Academic year
2023/2024 Syllabus of previous years
Official course title
Course code
LM5750 (AF:381048 AR:249941)
On campus classes
ECTS credits
Degree level
Master's Degree Programme (DM270)
Educational sector code
1st Semester
Course year
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The course ‘Conflict and Conflict Resolution' [Global Negotiations] is a course of political science. It introduces students of the curriculum "Global Studies" (RIC) to the theory and the conceptual debates on violent conflict and conflict resolution. Based on this theoretical basis, it examines some of the key conflicts of today. It is taught in English.
Students who have attended this course will have learnt the main theories in the field of conflict and conflict resolution and discussed theories such as Social identity Theory, which contribute to our understanding of the origins and the dynamics of violent conflict. They will also have applied these theories to the examination of specific conflict situations, thereby putting into practice their theoretical knowledge.
6 ECTS in History/Political science. Basic knowledge of key concepts of International Relations are required. Students who have never attended a class in International Relations or Political Science, please consider reading in advance the following brief introduction:

Reus-Smit, Christian (2020), International Relations. A Very Short Introduction. Oxford University Press, Oxford.
Part 1: Theories of conflict and conflict resolution
Part 2: Case studies of violent conflict

This seminar aims to introduce Master students to a key thematic area in Political Science and International Relations, i.e. the study of violent conflict. The course consists of two parts with (1) a discussion of key theories of conflict and conflict resolution, and (2) a discussion of case studies involving current and historical conflicts of global relevance. Participants in this course will immerse themselves in the study of the causes and dynamics of violent conflict, the role of different actors and institutions and the prospects and of and the impediments to conflict resolution. The theoretical knowledge gained in part 1 will be put into use to analyse concrete case studies of conflict and conflict resolution. The case studies will be prepared and presented by the students.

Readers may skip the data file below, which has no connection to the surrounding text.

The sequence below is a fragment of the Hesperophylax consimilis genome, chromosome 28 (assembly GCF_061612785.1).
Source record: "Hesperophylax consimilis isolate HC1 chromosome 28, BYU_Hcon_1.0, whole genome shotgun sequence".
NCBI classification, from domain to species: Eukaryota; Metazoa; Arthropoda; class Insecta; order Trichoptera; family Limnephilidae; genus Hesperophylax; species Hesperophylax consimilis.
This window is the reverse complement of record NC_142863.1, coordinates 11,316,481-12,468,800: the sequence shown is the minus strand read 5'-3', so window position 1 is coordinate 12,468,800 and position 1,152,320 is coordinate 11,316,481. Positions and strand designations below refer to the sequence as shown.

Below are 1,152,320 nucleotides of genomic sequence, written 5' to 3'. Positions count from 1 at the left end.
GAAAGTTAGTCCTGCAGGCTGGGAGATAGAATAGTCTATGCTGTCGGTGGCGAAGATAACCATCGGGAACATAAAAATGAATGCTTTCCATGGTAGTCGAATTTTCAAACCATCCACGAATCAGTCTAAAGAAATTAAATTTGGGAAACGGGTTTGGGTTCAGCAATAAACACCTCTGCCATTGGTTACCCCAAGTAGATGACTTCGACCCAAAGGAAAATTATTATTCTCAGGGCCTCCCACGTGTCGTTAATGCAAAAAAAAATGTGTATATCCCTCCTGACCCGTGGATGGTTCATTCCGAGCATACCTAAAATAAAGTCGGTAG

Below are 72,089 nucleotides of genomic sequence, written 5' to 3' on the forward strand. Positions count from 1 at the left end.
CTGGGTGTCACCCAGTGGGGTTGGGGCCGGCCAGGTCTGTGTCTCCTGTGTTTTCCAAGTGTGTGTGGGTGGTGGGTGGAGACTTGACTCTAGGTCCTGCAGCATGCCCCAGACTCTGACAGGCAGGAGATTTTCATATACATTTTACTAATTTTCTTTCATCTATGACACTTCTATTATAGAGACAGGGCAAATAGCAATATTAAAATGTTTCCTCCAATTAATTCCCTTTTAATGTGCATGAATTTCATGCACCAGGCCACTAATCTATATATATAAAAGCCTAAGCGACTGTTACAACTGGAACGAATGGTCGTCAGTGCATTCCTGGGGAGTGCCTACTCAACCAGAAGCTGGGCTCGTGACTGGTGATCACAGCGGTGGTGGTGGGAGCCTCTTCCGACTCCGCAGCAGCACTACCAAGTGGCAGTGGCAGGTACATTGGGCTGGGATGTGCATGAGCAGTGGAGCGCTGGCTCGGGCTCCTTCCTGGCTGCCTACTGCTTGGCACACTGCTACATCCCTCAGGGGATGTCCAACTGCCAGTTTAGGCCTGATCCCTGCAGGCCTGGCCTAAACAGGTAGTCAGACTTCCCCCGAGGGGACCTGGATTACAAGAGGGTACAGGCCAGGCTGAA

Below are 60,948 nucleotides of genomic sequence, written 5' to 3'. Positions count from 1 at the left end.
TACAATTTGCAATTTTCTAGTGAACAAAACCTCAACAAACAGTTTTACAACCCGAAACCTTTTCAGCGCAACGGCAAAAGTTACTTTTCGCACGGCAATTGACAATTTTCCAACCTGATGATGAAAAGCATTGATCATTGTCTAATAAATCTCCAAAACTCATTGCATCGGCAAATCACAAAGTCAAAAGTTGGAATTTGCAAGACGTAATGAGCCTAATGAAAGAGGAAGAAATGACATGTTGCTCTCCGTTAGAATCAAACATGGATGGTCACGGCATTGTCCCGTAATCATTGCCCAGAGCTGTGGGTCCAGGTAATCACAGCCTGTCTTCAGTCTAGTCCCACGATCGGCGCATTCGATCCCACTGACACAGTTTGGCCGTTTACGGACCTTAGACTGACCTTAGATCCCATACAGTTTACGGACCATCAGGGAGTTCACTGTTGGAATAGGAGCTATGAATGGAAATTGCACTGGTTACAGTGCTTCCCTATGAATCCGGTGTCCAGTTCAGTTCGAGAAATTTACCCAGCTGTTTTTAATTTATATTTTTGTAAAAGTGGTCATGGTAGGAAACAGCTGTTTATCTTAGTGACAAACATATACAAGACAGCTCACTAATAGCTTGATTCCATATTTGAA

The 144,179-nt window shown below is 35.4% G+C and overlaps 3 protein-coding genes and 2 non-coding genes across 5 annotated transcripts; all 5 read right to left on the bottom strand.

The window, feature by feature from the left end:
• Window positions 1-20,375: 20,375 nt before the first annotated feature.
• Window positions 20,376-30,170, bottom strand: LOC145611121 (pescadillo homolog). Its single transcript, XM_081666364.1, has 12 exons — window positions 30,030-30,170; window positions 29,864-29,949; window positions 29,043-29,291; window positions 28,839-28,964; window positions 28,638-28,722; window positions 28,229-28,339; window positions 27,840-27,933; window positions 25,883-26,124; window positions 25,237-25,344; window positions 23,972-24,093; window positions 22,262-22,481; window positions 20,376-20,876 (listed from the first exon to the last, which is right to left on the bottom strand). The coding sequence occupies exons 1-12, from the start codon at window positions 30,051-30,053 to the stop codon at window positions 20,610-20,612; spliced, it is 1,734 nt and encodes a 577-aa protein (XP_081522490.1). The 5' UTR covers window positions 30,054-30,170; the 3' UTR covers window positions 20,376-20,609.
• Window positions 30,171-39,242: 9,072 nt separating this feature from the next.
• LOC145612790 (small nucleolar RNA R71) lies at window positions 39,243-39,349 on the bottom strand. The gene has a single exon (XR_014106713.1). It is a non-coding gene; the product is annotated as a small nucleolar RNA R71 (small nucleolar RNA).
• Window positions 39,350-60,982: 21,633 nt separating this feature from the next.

Course textbooks:
Demmers, Jolle. 2017. Theories of Violent Conflict. An Introduction. Routledge, London and New York.
Wallensteen, Peter. 2019. Understanding Conflict Resolution. Sage, London,

Introductory Reading:
Kaldor, Mary. 2012. New and Old Wars. Organized Violence in a Global era. Polity Press, Cambridge.

The texts will be available on Moodle. Additional texts will be uploaded for each session and a detailed literature list will be provided for each case study.
Students are expected to read the respective chapter and papers before each session. These can be found in the detailed course syllabus. Students are also expected to prepare a presentation and write a response paper.
All students will write a final exam which will account for 100 per cent of the final grade.

Students are encouraged to participate in a working group that will present a case study or prepare a case study report. Students who accept to participate in a working group will receive up to 5 bonus points, which will count towards their final grade.

Students who opt for participation in a working group will form a working group with 4-5 co-students in the first week, choose a case study and prepare collectively a panel-style presentation in class or write a research report. The presentation in the second part of the course will be around 45 minutes, allowing for each student to speak for around 5-7 minutes, followed by a questions and answers session. The presentation will be prepared with PowerPoint. The presentations and research reports will be uploaded on Moodle for the perusal of all course participants.
Lectures, obligatory readings before the sessions and presentations and discussions in class. Emphasis will be given to students' involvement and interactive discussions.
Students can write only the written exam, but if they participate in a working group (presentation or research report) they can earn up to 5 bonus points, which will be added to their final grade.
Definitive programme.
Last update of the programme: 27/02/2023